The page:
The term "logical fallacy" refers to the concept of making an error in terms of reasoning. It is crucial to understand logical fallacies so that they can be identified and avoided when attempting to persuade.
Types of Logical Fallacy
There are many different types of logical fallacy including:
- Formal Fallacy – These are also called deductive fallacies. In deductive fallacy arguments, all premises must be accurate and impossible to be proven otherwise. When this is the case, there is no way that the conclusion can be false.
Example of a valid argument: (1) All dogs have legs. (2) Tiny is a dog. Therefore: (3) Tiny has legs.
- Informal Fallacy – This is an inductive argument.
Example of a strong inductive argument: (1) The sun has not exploded for all its existence. Therefore: (2) The sun will not explode tomorrow.
- Logical and Factual Errors – Any argument in which premises or inferences are poor will result in a fallacious conclusion.
Fallacies can also be categorized more specifically based on the cause of the fallacy such as relevance, ambiguity or presumption.
Fallacies of Relevance
Some logical fallacies are caused by assuming that all parts are equally important and, since some parts are important and true, all parts must be important and true.
- Ad Hominem (Personal Attack)
- Bandwagon Fallacy (Argument only appealing because of growing popularity)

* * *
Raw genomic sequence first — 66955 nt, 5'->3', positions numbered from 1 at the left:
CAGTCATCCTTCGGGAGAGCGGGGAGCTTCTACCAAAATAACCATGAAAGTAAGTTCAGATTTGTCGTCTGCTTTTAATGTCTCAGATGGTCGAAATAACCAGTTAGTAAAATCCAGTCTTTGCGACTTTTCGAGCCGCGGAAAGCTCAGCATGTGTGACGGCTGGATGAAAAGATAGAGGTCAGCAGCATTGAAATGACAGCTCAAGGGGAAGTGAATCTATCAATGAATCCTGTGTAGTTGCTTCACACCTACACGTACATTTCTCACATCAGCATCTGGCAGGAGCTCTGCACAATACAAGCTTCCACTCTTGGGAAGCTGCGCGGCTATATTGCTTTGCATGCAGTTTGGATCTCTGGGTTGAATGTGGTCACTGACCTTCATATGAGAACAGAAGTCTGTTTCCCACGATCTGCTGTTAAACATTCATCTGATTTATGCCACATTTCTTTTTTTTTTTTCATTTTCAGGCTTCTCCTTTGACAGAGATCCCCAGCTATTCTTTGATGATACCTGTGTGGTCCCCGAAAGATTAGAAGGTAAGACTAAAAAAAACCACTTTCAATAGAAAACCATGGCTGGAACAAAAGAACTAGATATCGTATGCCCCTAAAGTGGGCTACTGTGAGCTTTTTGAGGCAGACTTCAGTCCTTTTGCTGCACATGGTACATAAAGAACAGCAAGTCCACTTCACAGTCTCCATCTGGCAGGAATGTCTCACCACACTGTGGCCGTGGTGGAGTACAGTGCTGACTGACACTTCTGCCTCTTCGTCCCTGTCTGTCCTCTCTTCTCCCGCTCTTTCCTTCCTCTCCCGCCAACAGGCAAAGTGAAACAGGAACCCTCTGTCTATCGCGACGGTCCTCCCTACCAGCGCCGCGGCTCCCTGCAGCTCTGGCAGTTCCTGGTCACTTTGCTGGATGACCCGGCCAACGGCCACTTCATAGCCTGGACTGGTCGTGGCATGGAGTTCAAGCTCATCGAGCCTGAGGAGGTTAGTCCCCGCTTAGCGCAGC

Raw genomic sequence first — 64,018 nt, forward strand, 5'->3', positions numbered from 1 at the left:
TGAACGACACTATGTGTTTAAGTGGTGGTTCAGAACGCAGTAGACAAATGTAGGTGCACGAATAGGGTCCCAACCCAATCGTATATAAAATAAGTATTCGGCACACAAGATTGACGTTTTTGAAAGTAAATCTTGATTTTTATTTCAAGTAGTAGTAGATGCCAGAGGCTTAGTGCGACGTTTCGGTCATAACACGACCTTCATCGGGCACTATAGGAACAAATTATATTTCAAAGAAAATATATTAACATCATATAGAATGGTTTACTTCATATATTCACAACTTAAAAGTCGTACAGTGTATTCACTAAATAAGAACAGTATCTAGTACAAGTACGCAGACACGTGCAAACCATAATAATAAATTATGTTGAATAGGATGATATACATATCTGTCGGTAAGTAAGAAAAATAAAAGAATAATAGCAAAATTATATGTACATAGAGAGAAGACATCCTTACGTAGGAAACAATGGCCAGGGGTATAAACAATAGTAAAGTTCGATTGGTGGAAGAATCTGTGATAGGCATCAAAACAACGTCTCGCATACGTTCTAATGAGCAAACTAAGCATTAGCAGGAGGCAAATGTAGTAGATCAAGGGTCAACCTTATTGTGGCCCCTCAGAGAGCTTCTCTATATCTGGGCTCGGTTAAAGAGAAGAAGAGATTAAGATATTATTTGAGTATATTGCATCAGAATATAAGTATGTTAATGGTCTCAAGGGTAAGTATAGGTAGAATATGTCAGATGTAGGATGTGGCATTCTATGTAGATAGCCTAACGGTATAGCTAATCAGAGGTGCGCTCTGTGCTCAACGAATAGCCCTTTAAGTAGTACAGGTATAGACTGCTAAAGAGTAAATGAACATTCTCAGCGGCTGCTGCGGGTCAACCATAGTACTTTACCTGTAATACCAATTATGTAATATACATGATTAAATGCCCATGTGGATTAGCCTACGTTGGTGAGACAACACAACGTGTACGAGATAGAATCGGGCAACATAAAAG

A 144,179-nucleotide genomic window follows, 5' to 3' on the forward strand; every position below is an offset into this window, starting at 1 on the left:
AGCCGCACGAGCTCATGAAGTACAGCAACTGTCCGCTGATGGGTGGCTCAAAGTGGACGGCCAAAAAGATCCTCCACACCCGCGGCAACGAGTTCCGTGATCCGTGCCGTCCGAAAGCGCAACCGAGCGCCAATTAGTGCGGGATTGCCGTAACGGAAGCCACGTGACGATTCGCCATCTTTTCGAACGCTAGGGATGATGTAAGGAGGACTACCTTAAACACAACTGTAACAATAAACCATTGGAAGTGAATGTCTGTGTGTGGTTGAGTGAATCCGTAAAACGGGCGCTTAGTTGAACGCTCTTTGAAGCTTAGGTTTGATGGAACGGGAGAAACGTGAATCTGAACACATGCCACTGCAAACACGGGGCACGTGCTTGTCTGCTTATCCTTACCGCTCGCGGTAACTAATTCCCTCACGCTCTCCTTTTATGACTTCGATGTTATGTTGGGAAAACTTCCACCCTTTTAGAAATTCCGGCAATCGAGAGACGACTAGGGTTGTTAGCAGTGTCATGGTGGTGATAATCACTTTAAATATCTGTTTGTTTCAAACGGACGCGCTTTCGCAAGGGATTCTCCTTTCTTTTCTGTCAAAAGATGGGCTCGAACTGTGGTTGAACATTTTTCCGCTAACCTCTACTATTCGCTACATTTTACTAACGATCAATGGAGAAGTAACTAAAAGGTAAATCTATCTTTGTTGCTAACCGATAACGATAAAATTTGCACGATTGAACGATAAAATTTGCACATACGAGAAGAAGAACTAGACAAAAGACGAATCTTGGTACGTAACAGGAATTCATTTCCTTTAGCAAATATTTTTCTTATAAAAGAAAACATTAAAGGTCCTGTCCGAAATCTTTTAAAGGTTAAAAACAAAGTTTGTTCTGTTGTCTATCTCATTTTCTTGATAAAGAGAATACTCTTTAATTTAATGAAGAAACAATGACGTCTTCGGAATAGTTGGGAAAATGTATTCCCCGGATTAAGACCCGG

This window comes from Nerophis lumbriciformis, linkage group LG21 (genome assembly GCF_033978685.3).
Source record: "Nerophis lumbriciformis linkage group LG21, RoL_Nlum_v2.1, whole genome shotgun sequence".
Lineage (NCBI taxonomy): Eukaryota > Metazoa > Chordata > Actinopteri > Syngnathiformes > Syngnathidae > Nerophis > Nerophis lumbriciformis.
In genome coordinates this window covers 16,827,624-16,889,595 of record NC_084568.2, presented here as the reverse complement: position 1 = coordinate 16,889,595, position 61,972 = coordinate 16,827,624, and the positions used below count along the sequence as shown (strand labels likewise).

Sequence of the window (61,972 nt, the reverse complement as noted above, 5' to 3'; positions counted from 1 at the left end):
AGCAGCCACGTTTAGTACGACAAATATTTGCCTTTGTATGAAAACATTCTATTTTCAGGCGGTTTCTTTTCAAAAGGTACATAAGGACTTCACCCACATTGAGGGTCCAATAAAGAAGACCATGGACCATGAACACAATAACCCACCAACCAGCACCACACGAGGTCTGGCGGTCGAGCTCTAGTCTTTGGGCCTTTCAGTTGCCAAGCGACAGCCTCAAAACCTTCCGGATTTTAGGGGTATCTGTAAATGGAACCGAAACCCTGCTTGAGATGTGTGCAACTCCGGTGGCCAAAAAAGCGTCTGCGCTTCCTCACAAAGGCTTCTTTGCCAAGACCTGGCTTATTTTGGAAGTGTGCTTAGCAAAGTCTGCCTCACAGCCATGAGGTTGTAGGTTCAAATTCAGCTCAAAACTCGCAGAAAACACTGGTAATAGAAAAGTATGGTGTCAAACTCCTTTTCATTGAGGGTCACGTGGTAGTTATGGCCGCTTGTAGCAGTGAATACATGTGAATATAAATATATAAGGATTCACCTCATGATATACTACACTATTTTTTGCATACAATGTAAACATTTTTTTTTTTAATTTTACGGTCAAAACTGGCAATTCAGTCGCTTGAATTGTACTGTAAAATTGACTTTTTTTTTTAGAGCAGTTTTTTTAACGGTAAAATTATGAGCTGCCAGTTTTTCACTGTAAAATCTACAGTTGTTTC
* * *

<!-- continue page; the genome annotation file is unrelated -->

- Fallacist’s Fallacy (Rejecting idea's correctness altogether because of a fallacy)
- Fallacy of Composition (Regarding whole and property)
- Fallacy of Division (Relating whole to part and part to whole)
- Gambler’s Fallacy (Regarding short term deviations and probability)
- Genetic Fallacy (Acceptance or rejection of concepts based on source as opposed to merit)
- Irrelevant Appeals (Attempt to persuade with irrelevant information)
- Moralistic Fallacy (Fallacy of assumption that the world is as it should be)
- Naturalistic Fallacy (Fallacy regarding how the world is)
- Red Herring (Uses irrelevant information or other techniques to distract from the argument)
- Weak Analogy (Analogies that are not strongly linked)
Fallacies of Ambiguity
A logical fallacy can be caused by a lack of clarity or by a misunderstanding of the words.
- Accent Fallacies (Based on stress of word or word parts)
- Equivocation Fallacy (Words are used multiple times with different meanings)
- Straw Man Fallacy (Misrepresentation in order to make argument look weak)
Fallacies of Presumption
Presumption of truth without proof can cause a logical fallacy.
- Affirming the Consequent (Poorly formed argument without reasonable premise)
- Arguing from Ignorance (Inference of truth to argument just because it is not known to be false)
- Begging the Question / Circular Reasoning (Conclusion is among the premises)
- Complex Question Fallacy (Involves questionable assumption)
- Cum Hoc Fallacy (Poorly assumed correlation of two things)
- False Dilemma / Bifurcation Fallacy (Requiring a choice between only two choices when another is available)
- Hasty Generalisation Fallacy (Uses only one, abnormal situation)
- "No True Scotsman" Fallacy (Reinterpretation of evidence)
- Post Hoc Fallacy (Assumption of cause and effect)
- Slippery Slope Fallacy (False assumption of consequences of action)
- Sweeping Generalisation Fallacy (Too broad of an application of a premise)
- Subjectivist Fallacy (Lack of questioning of premises)
- Tu Quoque Fallacy (The concept of “someone else did it so I can”)
By considering these different types of logic errors and logical fallacy, it is easier to spot these errors when they occur and to avoid making these errors in logic yourself.